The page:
The Impact of the First Smoked Cigarette—Coughing, Nausea or Addiction?

What is the percentage of those who initiate cigarette smoking and become regular smokers? Surprisingly, this question has never been rigorously studied—-until now.

Smoking Research

This interesting research by Birge, Hajek and colleagues (2018) published in the journal Nicotine & Tobacco Research analyzed findings from over 215,000 survey respondents. The study provides good evidence for supporting efforts to reduce and delay the first smoked cigarette among adolescents. Data was culled from the Global Health Data Exchange which includes surveys meeting the standard for “Best Practices” from the U.K., U.S., Australia and New Zealand, all of which included questions regarding the first smoked cigarette and subsequent daily smoking.

What did these data tell us?

The conversion rate from the first smoked cigarette to daily smoking was calculated and analyzed. Predictably, the results varied somewhat by study design and methodology, nonetheless 60.3 percent of respondents reported they had ever tried a cigarette. Among those, over two-thirds (68.9 %) reported progressing to daily smoking.

Commenting the findings, researcher, Professor Peter Hajek from Queen Mary College in the U.K. stated:

“In the development of any addictive behaviour, the move from experimentation to daily practice is an important landmark, as it implies that a recreational activity is turning into a compulsive need. We’ve found that the conversion rate from ‘first time smoker’ to ‘daily smoker’ is surprisingly high, which helps confirm the importance of preventing cigarette experimentation in the first place.

In the U.K., the most recent prevalence data reveals that 19 percent of 11-15 year olds have ever tried a cigarette, which is lower than previous years. Given the high conversion rate established by the current study, researchers suggest that part of the reduction in smoking prevalence observed over the past 20 years can be attributed to less experimentation with cigarettes among adolescents.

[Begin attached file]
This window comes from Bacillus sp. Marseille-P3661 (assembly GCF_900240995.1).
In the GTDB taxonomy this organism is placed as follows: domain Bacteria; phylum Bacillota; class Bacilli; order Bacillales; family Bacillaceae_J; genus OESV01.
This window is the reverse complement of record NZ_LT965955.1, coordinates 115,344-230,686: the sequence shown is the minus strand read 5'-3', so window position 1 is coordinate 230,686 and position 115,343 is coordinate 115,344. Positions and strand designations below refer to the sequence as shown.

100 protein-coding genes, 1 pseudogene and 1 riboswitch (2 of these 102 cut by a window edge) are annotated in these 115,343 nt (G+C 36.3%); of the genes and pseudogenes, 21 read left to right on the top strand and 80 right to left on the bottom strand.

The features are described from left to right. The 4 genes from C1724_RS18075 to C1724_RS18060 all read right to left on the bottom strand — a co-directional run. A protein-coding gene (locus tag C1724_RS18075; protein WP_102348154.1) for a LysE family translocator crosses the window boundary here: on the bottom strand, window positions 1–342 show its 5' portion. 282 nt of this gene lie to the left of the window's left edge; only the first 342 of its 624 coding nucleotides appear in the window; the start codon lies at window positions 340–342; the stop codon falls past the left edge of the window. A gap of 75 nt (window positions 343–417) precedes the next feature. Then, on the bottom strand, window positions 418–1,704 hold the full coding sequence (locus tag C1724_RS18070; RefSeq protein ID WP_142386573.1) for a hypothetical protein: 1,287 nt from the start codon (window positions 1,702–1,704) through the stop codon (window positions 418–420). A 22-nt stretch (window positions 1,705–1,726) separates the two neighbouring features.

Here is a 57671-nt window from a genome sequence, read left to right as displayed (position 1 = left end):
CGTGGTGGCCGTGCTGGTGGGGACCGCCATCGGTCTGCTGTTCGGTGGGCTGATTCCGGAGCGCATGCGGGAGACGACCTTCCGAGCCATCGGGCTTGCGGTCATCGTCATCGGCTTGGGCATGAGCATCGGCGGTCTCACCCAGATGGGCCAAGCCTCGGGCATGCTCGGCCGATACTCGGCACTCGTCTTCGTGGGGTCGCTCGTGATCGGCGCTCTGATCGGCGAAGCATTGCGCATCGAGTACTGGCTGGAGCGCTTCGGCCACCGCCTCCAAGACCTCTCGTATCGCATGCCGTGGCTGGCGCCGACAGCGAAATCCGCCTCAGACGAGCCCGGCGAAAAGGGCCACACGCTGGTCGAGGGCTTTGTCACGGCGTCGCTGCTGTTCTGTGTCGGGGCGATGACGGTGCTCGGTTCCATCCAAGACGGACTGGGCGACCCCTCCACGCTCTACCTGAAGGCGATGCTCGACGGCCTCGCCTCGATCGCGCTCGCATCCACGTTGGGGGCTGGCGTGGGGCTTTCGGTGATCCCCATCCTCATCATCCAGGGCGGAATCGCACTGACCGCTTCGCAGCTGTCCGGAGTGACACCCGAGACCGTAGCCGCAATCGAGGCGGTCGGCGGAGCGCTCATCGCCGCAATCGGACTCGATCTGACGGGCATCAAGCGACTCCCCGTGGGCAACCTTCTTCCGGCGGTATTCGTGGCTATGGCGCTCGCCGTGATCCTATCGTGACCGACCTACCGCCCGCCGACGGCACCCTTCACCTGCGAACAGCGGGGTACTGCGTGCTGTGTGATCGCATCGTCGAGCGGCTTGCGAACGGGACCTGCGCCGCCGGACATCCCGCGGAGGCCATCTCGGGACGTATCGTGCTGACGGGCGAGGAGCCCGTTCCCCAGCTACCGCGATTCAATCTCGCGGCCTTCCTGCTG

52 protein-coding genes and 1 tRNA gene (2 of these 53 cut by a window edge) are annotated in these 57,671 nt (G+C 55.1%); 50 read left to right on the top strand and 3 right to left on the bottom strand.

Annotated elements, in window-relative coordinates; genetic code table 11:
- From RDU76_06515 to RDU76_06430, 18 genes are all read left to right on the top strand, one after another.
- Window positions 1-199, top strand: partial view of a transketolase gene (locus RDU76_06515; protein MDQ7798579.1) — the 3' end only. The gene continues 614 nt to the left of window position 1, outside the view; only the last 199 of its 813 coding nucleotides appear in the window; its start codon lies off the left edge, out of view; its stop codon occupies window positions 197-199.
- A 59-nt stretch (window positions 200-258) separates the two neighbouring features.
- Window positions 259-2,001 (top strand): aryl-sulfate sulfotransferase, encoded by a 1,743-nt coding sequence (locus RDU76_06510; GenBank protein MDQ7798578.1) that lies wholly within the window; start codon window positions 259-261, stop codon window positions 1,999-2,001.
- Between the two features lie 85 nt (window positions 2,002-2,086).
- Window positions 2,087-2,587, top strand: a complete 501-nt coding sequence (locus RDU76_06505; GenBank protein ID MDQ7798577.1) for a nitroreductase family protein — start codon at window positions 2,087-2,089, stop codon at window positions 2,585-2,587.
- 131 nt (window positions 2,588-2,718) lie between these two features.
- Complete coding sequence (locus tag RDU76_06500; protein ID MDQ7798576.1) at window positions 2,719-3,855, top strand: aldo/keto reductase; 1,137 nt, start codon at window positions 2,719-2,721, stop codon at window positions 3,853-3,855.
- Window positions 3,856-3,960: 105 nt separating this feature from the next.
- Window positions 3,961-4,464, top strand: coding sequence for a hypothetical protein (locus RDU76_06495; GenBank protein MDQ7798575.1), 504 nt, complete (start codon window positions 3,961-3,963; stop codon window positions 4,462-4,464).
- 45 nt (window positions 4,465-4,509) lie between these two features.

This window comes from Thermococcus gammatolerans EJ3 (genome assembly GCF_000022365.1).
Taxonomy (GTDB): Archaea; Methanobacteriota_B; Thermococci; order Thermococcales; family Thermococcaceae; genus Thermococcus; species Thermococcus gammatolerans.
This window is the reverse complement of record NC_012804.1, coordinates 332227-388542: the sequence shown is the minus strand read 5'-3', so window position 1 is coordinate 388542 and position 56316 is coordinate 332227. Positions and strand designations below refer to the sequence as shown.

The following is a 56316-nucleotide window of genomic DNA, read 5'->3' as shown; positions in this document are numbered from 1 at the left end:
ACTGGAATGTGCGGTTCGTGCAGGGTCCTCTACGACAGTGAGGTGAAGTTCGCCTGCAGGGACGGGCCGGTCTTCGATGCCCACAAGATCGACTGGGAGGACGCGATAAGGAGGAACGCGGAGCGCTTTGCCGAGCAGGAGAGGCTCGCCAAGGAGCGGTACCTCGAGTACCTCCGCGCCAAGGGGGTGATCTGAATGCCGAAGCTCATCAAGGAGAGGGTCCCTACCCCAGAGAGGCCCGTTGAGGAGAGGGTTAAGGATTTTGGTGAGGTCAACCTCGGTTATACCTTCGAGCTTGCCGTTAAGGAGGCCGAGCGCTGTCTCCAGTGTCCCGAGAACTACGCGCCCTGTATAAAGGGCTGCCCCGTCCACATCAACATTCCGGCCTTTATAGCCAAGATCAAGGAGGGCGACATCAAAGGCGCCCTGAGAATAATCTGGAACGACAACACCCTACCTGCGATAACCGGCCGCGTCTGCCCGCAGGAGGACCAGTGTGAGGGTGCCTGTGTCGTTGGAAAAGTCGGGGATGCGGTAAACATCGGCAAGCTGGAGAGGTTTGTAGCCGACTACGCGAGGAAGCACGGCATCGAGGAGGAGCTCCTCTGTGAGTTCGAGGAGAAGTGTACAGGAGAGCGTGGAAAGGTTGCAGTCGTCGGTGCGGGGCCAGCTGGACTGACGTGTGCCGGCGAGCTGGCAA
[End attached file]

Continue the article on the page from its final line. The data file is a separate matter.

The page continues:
Why Does This Matter?

  • Worldwide, tobacco use causes nearly 6 million deaths per year, and current trends show that tobacco use will cause more than 8 million deaths annually by 2030.
  • Cigarette smoking is responsible for more than 480,000 deaths per year in the United States, including more than 41,000 deaths resulting from secondhand smoke exposure. This is about one in five deaths annually, or 1,300 deaths every day.
  • On average, smokers die 10 years earlier than nonsmokers.
  • If smoking continues at the current rate among U.S. youth, 5.6 million are expected to die prematurely from a smoking-related illness. This represents about one in every 13 Americans aged 17 years or younger who are alive today.

Source: CDC 2017

The relationship between the first cigarette and persistent smoking is not well-understood or established. And although overall prevalenceAsk the Expert continues to decline in the west, smoking remains a major modifiable health risk for far too many people, especially those who have their first cigarette as a child or teenager.

My early research established that smoking like other addictive behaviors are commonly initiated during adolescence, a time when the frontal cortical area in the human brain has yet to maturate. The brain’s dopaminergic reward path originates in the primitive midbrain, travels through the left ventral striatum, where the nucleus accumbens is located, to releases dopamine when humans (and all mammals) engage in basic survival behavior, (feeding, hydration, sex). The pathway terminates in the highly evolved prefrontal cortex (PFC) in humans. In healthy people, the PFC attains its full size and neuronal maturity by age 19 for females and 25 for males. When fully developed, the PFC has the capacity to mediate and prioritize the salience, context and importance of the DA signal, whereby predicting the potential risk and reward prior to behavioral engagement. In other words, this inhibitory function of the PFC mediates hedonically driven urges originating from the primitive midbrain. Thus, it makes humans less susceptible to risk taking and social pressures. Yet, psychoactive substances usurp the reward system, providing pleasure for health risk behaviors, and inhibiting the function of the PFC. As you can imagine, this is doubly dangerous during adolescence, before the brain’s PFC is fully developed.

Given the mortality associated with smoking and all addiction, preventing or delaying the first exposure to any psychoactive substance until the brain’s PFC is fully developed is a viable target for prevention efforts. Educating the public regarding the mechanisms for addiction and the heightened risks during adolescence should be a public health priority.

Reference:
Max Birge MChem, MBBS, Stephen Duffy PhD, Joanna Astrid Miler PhD, Peter Hajek PhD. What Proportion of People Who Try One Cigarette Become Daily Smokers? A Meta-Analysis of Representative Surveys Nicotine & Tobacco Research, 2017, 1–7 doi:10.1093/ntr/ntx243